Updated: May 3, 2013 12:14PM
Originally published: July 20, 2000
It’s amazing what a decade of prosperity can do to politics. Suddenly both parties in Congress are vying to accommodate the American taxpayer. Politicians are now debating three economic issues that once seemed highly unlikely: eliminating death taxes, privatizing Social Security and ending the marriage penalty.
When 65 House Democrats broke ranks with their party to vote for eliminating the death tax, it became apparent that this election year would not mean politics as usual. Perhaps it was the change of name, from the lofty “estate tax” to the more menacing “death tax” that turned the political tide. Or perhaps it was the realization that this tax would start to affect more middle-income families, who had already paid income taxes, real estate taxes and capital gains taxes on their property.
Suddenly, Congress rushed for the high ground on this issue.
True, fewer than 50,000 “estates” paid any tax at all in 1997, the latest year for which figures are available. Yet there was a dawning realization that many voters are moving above the current $675,000 level at which death taxes are levied. (That exclusion currently is scheduled to rise to $1 million in 2006.)
But when baby boomer voters add up the total value of their estates--including homes, investment accounts, retirement plan assets, and even life insurance if it is owned by the covered individual--it appears that America’s growing prosperity is about to create a windfall for federal tax collectors in coming years.
Traditional pension plans used to provide only a check a month for life, thus having no impact on net worth. But Americans now have more than $3 trillion growing in self-directed retirement accounts--all counted as part of their estate. Even members of Congress are realizing that they might face death taxes if something isn’t done now.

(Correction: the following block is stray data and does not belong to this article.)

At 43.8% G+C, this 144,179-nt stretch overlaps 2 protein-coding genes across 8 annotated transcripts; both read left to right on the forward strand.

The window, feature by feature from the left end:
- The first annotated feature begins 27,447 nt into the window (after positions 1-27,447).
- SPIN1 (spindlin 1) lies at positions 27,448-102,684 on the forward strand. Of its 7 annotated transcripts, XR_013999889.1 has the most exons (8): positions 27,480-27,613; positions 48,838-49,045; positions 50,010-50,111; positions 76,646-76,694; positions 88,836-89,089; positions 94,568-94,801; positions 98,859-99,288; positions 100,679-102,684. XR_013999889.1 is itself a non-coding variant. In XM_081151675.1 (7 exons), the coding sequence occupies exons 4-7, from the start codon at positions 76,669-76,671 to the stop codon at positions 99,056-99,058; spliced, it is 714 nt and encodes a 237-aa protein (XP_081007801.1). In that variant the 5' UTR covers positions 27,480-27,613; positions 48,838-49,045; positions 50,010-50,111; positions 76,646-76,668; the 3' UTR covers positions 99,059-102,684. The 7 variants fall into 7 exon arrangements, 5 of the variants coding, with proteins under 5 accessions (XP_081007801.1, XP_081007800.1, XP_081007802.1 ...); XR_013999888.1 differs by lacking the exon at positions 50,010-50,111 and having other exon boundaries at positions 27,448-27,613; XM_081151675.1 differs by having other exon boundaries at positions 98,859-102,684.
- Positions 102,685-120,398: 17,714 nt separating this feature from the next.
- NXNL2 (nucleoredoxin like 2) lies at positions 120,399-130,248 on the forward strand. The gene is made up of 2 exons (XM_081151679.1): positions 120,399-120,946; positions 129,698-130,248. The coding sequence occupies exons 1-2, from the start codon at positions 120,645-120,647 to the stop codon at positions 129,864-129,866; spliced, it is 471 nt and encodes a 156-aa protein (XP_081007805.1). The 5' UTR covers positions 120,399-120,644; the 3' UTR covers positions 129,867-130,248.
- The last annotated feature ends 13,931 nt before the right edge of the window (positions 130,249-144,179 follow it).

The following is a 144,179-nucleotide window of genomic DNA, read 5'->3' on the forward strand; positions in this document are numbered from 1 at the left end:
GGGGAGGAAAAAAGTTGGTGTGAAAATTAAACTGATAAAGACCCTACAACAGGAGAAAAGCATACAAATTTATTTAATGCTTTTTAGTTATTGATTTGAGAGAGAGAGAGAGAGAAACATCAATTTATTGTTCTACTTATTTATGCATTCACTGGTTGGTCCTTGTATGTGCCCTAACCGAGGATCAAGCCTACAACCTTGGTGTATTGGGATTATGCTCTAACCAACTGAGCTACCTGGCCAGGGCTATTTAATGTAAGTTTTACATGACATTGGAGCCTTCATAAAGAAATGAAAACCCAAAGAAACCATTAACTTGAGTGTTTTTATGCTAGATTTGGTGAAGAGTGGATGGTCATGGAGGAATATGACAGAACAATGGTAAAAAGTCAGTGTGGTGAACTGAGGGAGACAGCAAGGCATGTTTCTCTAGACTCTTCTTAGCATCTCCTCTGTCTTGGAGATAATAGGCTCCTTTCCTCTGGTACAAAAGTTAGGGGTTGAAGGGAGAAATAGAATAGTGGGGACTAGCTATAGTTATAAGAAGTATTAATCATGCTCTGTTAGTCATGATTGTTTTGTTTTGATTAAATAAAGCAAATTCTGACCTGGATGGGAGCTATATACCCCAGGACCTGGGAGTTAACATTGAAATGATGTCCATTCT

The second unlikely issue in an election year is Social Security. It was always called the “third rail” of politics: Touch it and you die. Now both major political candidates are vying to reformulate Social Security.
Although neither plan goes far enough to save the system for future recipients, it’s heartening to see that a national political debate about economic realities may take center stage in presidential election politics.
It ought to dawn on the public that allowing the government to become the stock market investment adviser to their retirement accounts could wreak havoc on both the market and their financial security. Over the long run, even the least knowledgeable individual investor should be able to improve on the guaranteed negative returns that today’s younger worker’s will receive on their “contributions.”
A healthy debate over how much of Social Security will be privatized, while maintaining promised benefits for today’s retirees, should give voters a real economic choice--and a debate worth listening to.
As for the marriage tax, it’s been a staple source of year-end tax planning stories for years. When two successful people marry, their tax bill goes up. It seems a simple task to return equity to the tax code by eliminating the marriage penalty.
But Congress is now getting an object lesson in tinkering with incentives. Is the tax code supposed to discourage marriage? If the penalty is abolished, will more people take the plunge into wedded bliss? If President Clinton vetoes a bill ending the marriage tax penalty--the Senate passed a version Tuesday--does that mean he’s against marriage?
The possibilities are endless, and outrageous, once Congress starts creating incentives for social and economic behavior.
Americans are taking a close look at whether they should manage their financial futures or trust the government to do it. This economic boom has given them confidence that they can do a better job with their own money than government can.
And that’s the Savage Truth.
Terry Savage is a registered investment adviser for stocks and commodities and is on the board of directors of McDonald’s Corp. and Pennzoil-Quaker State Co. Send questions via e-mail at firstname.lastname@example.org. Her third book, The Savage Truth on Money, recently was published by John Wiley & Sons Inc.